A Public Sphere for Poetry, Nature, and Politics
Freedom of speech is as fragile as it is precious. President-elect Donald Trump likes to talk about a future in which America will be great “again.” Freedom of speech—in particular, the right to criticize government without having to whisper and look over one’s shoulder—is why, frankly, America is great now.
Freedom of speech derives from a mere handful of words inscribed on aged parchment (“Congress shall make no law . . .”) whose meaning is periodically exhumed by a shifting majority of Supreme Court justices holding forth in dense, complicated opinions from which are deduced limitations–limitations on the government’s power over citizens.
The First Amendment does not have an army to enforce these limitations. They work—that is, they restrain government—because the people and their elected officials consent to them, even though the whole idea of freedom of speech is fundamentally anti-democratic. Freedom of speech again and again has been applied to block actions that enjoy majority support, either because they have been enacted into law by a legislative majority or because they reflect policy choices of a popularly-elected chief executive.
The people have come to accept the First Amendment’s anti-democratic veto over popular policies that restrict dissident speech. They do so because they understand intuitively that giving voice to minority viewpoints is a crucial, distinguishing feature of the American experiment, and because they understand that someday they too may be part of an unpopular minority in need of legal protection to convey their message to the general public.
Still, the First Amendment is fragile. The public acceptance of the rules, traditions and understandings constituting the “right” of free speech can be shoved aside by public officials determined to assert their power and will through suppression of speech. America experienced this big time during the anti-Communist hysteria of the 1950s, and again during Richard Nixon’s turbulent presidency in the late 1960s and early 70s.
And it can happen again. Make no mistake, Trump has the potential to do grave harm to freedom of speech. I say “potential” because he may understand, at some level, that being President is different from being a presidential candidate, and even more different from being a business tycoon whose modus operandi can be fairly described as dictatorial. One can hope (though I wouldn’t bet on it).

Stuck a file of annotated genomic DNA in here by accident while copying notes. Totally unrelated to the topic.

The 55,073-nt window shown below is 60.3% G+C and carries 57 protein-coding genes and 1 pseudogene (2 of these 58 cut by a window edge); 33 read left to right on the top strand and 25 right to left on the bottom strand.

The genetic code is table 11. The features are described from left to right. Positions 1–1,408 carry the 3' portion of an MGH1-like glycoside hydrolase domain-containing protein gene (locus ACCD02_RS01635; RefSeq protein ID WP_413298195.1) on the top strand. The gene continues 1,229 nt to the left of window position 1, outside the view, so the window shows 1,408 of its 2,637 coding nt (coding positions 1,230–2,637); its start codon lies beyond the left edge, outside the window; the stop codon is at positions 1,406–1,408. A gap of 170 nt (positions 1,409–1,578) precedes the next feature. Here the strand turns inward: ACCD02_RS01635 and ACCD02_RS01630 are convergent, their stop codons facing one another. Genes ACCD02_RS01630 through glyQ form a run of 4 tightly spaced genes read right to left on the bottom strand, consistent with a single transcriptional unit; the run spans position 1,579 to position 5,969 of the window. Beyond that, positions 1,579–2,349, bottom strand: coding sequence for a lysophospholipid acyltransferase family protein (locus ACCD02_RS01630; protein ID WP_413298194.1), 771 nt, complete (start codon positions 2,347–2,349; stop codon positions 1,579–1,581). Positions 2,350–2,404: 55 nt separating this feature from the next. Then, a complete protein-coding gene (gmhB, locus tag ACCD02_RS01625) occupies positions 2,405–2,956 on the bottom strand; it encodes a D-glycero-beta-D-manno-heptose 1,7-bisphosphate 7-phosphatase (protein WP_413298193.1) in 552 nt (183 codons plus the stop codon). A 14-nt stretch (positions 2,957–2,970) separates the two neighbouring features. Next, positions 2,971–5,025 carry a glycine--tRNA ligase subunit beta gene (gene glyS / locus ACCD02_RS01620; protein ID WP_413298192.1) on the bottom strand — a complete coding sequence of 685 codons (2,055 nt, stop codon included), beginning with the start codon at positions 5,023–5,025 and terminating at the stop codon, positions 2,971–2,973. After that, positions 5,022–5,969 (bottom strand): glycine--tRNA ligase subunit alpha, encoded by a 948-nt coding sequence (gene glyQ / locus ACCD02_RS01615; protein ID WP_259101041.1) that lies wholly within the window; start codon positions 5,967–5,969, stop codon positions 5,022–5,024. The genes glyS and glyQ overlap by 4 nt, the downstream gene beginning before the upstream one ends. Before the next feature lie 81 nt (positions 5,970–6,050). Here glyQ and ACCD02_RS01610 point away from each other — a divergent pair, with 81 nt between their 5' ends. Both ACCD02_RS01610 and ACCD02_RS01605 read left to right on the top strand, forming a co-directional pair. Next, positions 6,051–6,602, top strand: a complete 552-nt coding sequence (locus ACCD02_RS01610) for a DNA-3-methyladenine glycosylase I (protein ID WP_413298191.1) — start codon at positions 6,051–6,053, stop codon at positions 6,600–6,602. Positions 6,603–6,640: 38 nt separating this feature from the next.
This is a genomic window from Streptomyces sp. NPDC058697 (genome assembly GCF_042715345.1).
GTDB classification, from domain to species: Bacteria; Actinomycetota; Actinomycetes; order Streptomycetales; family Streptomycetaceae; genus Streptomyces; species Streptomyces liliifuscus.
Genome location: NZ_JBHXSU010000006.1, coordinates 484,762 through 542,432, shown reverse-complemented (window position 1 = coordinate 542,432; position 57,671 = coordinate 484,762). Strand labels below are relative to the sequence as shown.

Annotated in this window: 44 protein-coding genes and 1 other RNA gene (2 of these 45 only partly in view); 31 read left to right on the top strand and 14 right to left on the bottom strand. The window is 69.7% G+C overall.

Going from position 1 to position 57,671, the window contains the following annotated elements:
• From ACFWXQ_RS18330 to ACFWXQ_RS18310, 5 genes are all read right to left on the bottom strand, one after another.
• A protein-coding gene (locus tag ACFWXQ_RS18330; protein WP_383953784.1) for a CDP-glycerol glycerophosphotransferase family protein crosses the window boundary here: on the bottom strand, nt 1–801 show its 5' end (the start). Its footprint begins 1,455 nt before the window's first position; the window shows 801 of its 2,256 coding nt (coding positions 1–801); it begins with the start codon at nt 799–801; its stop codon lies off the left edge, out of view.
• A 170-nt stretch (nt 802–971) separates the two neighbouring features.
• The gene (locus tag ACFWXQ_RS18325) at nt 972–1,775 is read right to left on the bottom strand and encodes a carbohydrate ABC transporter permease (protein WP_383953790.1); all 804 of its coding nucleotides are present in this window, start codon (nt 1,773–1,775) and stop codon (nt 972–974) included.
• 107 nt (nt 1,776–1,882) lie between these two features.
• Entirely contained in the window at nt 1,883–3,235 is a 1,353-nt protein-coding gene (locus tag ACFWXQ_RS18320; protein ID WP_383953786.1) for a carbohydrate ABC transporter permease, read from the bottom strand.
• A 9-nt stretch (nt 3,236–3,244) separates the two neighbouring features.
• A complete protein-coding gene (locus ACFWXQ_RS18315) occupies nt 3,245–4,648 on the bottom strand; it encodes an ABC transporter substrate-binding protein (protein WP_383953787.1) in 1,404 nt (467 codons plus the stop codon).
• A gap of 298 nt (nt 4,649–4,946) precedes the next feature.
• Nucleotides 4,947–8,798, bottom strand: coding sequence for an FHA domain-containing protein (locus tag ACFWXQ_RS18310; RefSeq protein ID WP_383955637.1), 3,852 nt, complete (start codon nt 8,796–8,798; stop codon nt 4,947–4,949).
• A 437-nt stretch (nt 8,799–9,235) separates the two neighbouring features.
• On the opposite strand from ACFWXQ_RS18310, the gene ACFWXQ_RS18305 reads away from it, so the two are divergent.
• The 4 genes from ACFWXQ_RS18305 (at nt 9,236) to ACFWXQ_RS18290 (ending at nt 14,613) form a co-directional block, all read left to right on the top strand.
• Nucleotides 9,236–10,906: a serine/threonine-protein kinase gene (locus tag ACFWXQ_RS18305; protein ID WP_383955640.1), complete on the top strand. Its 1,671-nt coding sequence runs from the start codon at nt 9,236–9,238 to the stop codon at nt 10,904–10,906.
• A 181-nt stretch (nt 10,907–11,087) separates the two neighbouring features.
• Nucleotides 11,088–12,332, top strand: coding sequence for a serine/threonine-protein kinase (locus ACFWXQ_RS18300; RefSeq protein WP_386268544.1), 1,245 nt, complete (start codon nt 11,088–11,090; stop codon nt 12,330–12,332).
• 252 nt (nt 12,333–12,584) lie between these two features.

Trump’s assault on freedom of speech, should it happen, will not come in the rather trivial forms that some journalists and First Amendment advocates have focused on recently. For example, his post-election denunciations, via Twitter, of the “failing New York Times,” triggered by specific news stories that he doesn’t like. Or his verbal attacks on journalists by name.
Although unorthodox, these antics don’t threaten First Amendment rights. Indeed, the very public and unfiltered airing of government-media tensions can be refreshing, and Trump’s direct access to the public, through 140-character tweets, poses a healthy challenge to the media establishment. Also, these provocations are likely to stiffen spines in the journalism world, which is a good thing. The press is at its best when its relationship with the government in power is overtly adversarial.
Nor is Trump likely to trample on the First Amendment through high-profile confrontations, like issuing grand jury subpoenas to reporters, or suing to enjoin publication of news stories containing classified information, or using the Espionage Act against journalists. These steps would be too public, too controversial, and likely to galvanize public support for the press and against Trump. Nixon comes to mind again.
No, the greater risk to the First Amendment under Trump is political corruption of the federal regulatory system.
To get back at the Washington Post, the Trump administration can go after its owner, Jeff Bezos. To pressure Bezos, the federal bureaucracy can go after Amazon. How? Amazon every day has a thousand regulatory interactions with federal agencies from the SEC to the Department of Labor to the Federal Trade Commission. These are all pressure points that can be squeezed to stall Amazon’s growth and innovation.
To get back at the New York Times, the Trump administration can go after its biggest shareholder, Mexican telecom magnate Carlos Slim. To get back at CNN, the Trump administration can have antitrust regulators in the Justice Department and FTC put the brakes on the proposed merger of Time-Warner (CNN’s owner) and AT&T. And the same pain can be visited upon scores of other US firms, not limited to media, which, having criticized Trump’s policies, find themselves in the government’s crosshairs.
Political corruption of this kind is a state of lawlessness in which enemies are crushed and friends rewarded. It is a form of corruption that is very hard to resist or expose because of the complexity of regulatory actions and the broad discretion that Congress has given to regulators. The upshot is fear, widespread fear of the consequences of speaking one’s mind. And this fear produces self-censorship on a vast scale.
As the President-elect prepares to become the President, this is the scenario that I worry most about.
Copyright 2016 Peter Scheer.
Peter Scheer, a lawyer and journalist, is executive director of the First Amendment Coalition.